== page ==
Another change which is needed is that more attention must be paid to American culture and the minority experience in American culture in teaching. Three Asian anthropologists made this point. One stated that, in teaching, anthropologists should "devote more attention in classes, textbooks, etc., to discussion of minorities in the United States; also draw cross-cultural parallels that may illuminate the situation of minorities in our own society." Another noted that more use should be made "of the cultural background of minority students in the United States" as illustrations in lectures and papers. Black anthropologists also mentioned this requirement:

We need to try and use anthropology more in teaching people about themselves . . . (we) need to focus on this culture . . . attempt to understand and change this society . . . if anthropology . . . is only geared to teach Westerners about the exotica of the non-Western world . . . then it is suspect and its demise long overdue.

One spoke of the necessity of "increased availability of research funds for minority students to do field work in industrial nations, including our own, and not necessarily confined to minority areas."

A related and equally prevalent view was that anthropology should play a more prominent role in teaching ethnic minorities about their own background and cultural heritage. Black and American Indian respondents tended to stress the potential use of anthropology in developing positive self-identity for ethnic minorities. An American Indian anthropologist felt that "relevancy can be achieved only if it (anthropology) does not alienate the student from his/her own group." Some Black anthropologists wrote that the profession could be made more relevant for minority students if, as one stated, it would "appreciate their rich, long and substantial (?) cultural heritage; provide a strong anthropology for identity" and that "anthropology is an important field for enabling minority students to explore and identify with their African heritage if this is their desire. This also applies to other minority group students." Another remarked: "In courses and reading material, anthropology can be made more relevant to minority students by emphasizing the cultural content and historical background of (their own groups)." A Spanish-speaking respondent felt:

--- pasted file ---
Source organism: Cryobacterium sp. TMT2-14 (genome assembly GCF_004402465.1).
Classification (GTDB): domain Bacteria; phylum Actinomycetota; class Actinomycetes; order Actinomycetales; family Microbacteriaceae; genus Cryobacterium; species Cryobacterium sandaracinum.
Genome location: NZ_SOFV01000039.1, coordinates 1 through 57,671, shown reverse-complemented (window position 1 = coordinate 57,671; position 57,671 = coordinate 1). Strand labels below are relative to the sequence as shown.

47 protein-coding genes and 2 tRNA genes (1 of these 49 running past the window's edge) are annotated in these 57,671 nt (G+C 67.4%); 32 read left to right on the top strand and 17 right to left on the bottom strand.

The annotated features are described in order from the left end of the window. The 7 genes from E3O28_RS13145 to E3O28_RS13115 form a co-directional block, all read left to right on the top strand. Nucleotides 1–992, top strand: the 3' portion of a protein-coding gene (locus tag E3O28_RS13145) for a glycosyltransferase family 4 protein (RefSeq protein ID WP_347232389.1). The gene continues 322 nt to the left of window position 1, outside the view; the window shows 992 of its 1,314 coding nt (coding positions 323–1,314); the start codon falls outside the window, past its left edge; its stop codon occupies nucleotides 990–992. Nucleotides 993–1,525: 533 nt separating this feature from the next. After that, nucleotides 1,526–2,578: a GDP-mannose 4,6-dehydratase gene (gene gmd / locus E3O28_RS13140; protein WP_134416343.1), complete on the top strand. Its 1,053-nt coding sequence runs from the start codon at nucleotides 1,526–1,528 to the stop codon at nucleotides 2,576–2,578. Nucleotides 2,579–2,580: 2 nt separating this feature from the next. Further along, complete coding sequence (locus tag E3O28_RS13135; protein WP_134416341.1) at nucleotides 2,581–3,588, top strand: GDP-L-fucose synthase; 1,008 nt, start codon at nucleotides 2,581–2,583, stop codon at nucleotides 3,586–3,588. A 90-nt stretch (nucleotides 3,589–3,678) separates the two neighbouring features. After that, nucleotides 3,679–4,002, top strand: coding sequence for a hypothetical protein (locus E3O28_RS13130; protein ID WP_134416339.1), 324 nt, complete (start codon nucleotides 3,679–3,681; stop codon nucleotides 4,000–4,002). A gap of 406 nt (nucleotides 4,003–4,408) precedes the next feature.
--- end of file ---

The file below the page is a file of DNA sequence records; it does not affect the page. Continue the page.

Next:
The minority student needs to regain PERSPECTIVE of his own life, time, personal worth, national and ethnic identity, in contrast with other styles of life and other alternative ways of behavior in diverse societies. . . . Anthropology with its vast field can (and should) re-orient minority problems and express these problems in a more accurate manner, in a far more objective fashion, otherwise credibility and solution will be denied.

Similarly, 4 respondents discussed elitism in anthropological studies, 2 of whom were American Indian respondents who felt this was a crucial problem in terms of relevance. One American Indian wrote:

Stop being elitist and let people know the truth: that anyone with some common sense and perspective has been doing some kind of anthropology since they were old enough to think and that they begin being officially an anthropologist when they start calling themselves by that name! Often there's not much difference between a good informant and his or her anthropologist, except that the informant knows more, so why isn't the informant a professional?

Another stated that anthropology "can be made more real to its constituencies if they are involved in all levels of research dealing with them, and more importantly see the value of the research to them." A Black anthropologist put it this way:

The only way anthropology can become more relevant is that a total new orientation to the subject matter takes place. The types of questions that anthropologists ask are often posed by the elite or government section of the American society. Asking questions from the point of view of the people studied would be a step in the direction of making anthropology more relevant.